Protecting Migratory Land Animals is More Complicated Than We Thought

Some species inherently know when and where to migrate, but a new study has offered a more complicated perspective for land animals by providing the first solid evidence that they need to learn about seasonal migrations from each other.

After bighorn sheep were wiped out by hunting and disease across the West in the early 1900s, efforts were launched to relocate animals to restore herds to the landscape where they once roamed. While new herds were successfully established, something odd happened. According to a study just published in the journal Science, those who were brought in failed to migrate.

“The pattern was striking,” said the study’s lead author Brett Jesmer, a doctoral student at the University of Wyoming (UW). “Detailed GPS data revealed that fewer than 9 percent of translocated animals migrated, but 65 to 100 percent of animals migrated in herds that had never been lost.”

According to the study’s authors, newcomers failed to migrate because they were entirely unfamiliar with their new homes, unlike others who had been around for decades and passed down knowledge about where and when to find the best food over multiple generations.

That cultural knowledge allowed them to ‘surf green waves’ of the most nutritious food as new sprouts emerged across the landscape in the spring taking them to higher elevations and back again.

Unfortunately, newcomers were at a complete loss, and scientists found it takes them a really long time to figure it out. To see exactly how long, they also used GPS collars to track 267 bighorn sheep and 189 moose in groups that included both those who had been relocated, and those who had been in their home for decades.

They found that it took nearly 40 years for reintroduced bighorn sheep herds to become 80 percent migratory, while moose generally didn’t become migratory until after spending about 90 years in a new habitat.

Their findings put things into a new perspective when it comes to protecting both migratory animals and the corridors they need to travel. Preserving populations is more than a numbers game, it’s about keeping that cultural knowledge intact, and ensuring individuals can continue to pass it on.

As the authors note, their work is also unique in looking at the quality of habitat as a physical landscape, and combining that with the knowledge the animals there have on how to best use it to survive. Otherwise seemingly prime habitat isn’t going to make a good home if the animals don’t know where anything is. Even when it’s ideal, they’re not going to thrive there.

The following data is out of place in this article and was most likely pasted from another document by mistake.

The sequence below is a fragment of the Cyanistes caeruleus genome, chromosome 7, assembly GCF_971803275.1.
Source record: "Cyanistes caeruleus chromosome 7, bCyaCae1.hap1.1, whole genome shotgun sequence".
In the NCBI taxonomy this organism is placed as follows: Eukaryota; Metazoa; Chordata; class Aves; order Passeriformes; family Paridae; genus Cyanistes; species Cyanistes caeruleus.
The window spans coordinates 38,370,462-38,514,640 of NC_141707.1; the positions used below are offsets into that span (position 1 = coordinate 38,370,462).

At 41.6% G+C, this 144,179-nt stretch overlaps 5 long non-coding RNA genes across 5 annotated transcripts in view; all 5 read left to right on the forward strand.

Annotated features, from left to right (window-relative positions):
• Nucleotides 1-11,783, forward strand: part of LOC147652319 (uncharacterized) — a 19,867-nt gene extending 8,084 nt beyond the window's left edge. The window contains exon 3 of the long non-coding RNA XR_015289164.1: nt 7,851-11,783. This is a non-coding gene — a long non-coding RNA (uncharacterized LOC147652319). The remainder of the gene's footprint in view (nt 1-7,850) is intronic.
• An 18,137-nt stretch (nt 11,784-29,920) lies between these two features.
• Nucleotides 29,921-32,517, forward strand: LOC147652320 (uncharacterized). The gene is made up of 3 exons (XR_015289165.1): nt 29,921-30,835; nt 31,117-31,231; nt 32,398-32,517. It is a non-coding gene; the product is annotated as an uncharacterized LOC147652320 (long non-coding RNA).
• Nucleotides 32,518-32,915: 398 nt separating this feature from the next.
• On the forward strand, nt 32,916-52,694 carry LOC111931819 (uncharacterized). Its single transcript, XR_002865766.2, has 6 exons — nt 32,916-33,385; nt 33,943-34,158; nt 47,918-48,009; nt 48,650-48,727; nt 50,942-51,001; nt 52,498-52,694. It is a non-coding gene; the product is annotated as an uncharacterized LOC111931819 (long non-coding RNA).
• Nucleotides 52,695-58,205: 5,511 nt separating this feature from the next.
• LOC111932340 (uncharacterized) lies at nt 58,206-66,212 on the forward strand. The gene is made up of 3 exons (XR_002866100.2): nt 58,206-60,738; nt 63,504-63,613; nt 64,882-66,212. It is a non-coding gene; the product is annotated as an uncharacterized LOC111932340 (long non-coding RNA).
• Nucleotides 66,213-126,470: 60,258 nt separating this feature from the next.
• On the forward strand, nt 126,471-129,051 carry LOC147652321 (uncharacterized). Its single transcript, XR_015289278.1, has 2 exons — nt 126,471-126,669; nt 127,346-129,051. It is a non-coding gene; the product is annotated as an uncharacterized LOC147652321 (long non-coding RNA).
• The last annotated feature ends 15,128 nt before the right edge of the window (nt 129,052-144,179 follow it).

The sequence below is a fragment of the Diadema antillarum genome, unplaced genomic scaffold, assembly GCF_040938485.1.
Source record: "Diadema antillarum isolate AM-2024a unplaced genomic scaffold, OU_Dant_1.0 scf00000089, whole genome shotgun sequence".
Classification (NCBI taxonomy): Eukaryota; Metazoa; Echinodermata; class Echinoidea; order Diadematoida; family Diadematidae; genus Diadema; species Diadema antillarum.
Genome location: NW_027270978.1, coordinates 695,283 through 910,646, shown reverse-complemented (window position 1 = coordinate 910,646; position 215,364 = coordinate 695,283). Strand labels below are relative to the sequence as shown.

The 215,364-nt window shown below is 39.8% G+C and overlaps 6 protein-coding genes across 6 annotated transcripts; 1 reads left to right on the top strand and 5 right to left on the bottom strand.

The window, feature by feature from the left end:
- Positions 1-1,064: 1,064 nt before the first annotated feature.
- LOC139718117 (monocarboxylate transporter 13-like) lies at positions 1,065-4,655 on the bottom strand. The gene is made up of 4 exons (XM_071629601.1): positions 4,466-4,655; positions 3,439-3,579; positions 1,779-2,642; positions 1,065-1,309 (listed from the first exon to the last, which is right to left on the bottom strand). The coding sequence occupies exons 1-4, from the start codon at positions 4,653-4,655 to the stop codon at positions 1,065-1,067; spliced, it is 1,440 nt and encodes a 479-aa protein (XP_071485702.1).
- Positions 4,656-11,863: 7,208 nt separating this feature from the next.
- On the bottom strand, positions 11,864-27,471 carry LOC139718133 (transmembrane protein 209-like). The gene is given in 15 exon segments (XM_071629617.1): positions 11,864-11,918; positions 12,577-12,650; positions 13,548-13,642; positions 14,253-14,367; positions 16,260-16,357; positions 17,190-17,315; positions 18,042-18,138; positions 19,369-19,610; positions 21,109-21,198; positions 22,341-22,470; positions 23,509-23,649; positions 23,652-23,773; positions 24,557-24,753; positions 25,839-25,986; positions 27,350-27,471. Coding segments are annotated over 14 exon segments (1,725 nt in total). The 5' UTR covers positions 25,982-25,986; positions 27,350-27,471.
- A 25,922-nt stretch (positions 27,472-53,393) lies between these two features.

It’s also going to become increasingly important to understand this issue in the face of how their environments are being altered by climate change and increasingly developed by us.

“When migration corridors are lost, we also lose all the knowledge animals had about how to make those journeys, which will likely take many decades or even a century to relearn,” said Matthew Kauffman, a researcher with the U.S. Geological Survey’s Wyoming Cooperative Fish and Wildlife Research Unit at UW. “This study clearly indicates that the best way to conserve migration corridors is to protect the landscapes that these corridors depend on today, which also will maintain the cultural knowledge that helps sustain abundant herds.”

This study is part of a growing body of migration discoveries coming out of Wyoming, a lot of which will be put together in “Wild Migrations: Atlas of Wyoming’s Ungulates,” due out this October, which details all of the state’s ungulate migrations, in addition to an online database that makes migration data widely available to interested stakeholders.

Photo credit: Thinkstock

43 comments

Jack Y
Jack Yyesterday

thanks

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Jack Y
Jack Yyesterday

thanks

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John J
John Jyesterday

Thank you

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John J
John Jyesterday

Thank you

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Marija M
Marija M5 months ago

Interesting, tks for sharing.

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Camilla V
Camilla Vaga5 months ago

thx

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Clare O'Beara
Clare O'Beara5 months ago

th

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Clare O'Beara
Clare O'Beara5 months ago

the matriarchs usually know where the good food is found.

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Clare O'Beara
Clare O'Beara5 months ago

interesting study

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michela c
michela c5 months ago

They are to be protected!

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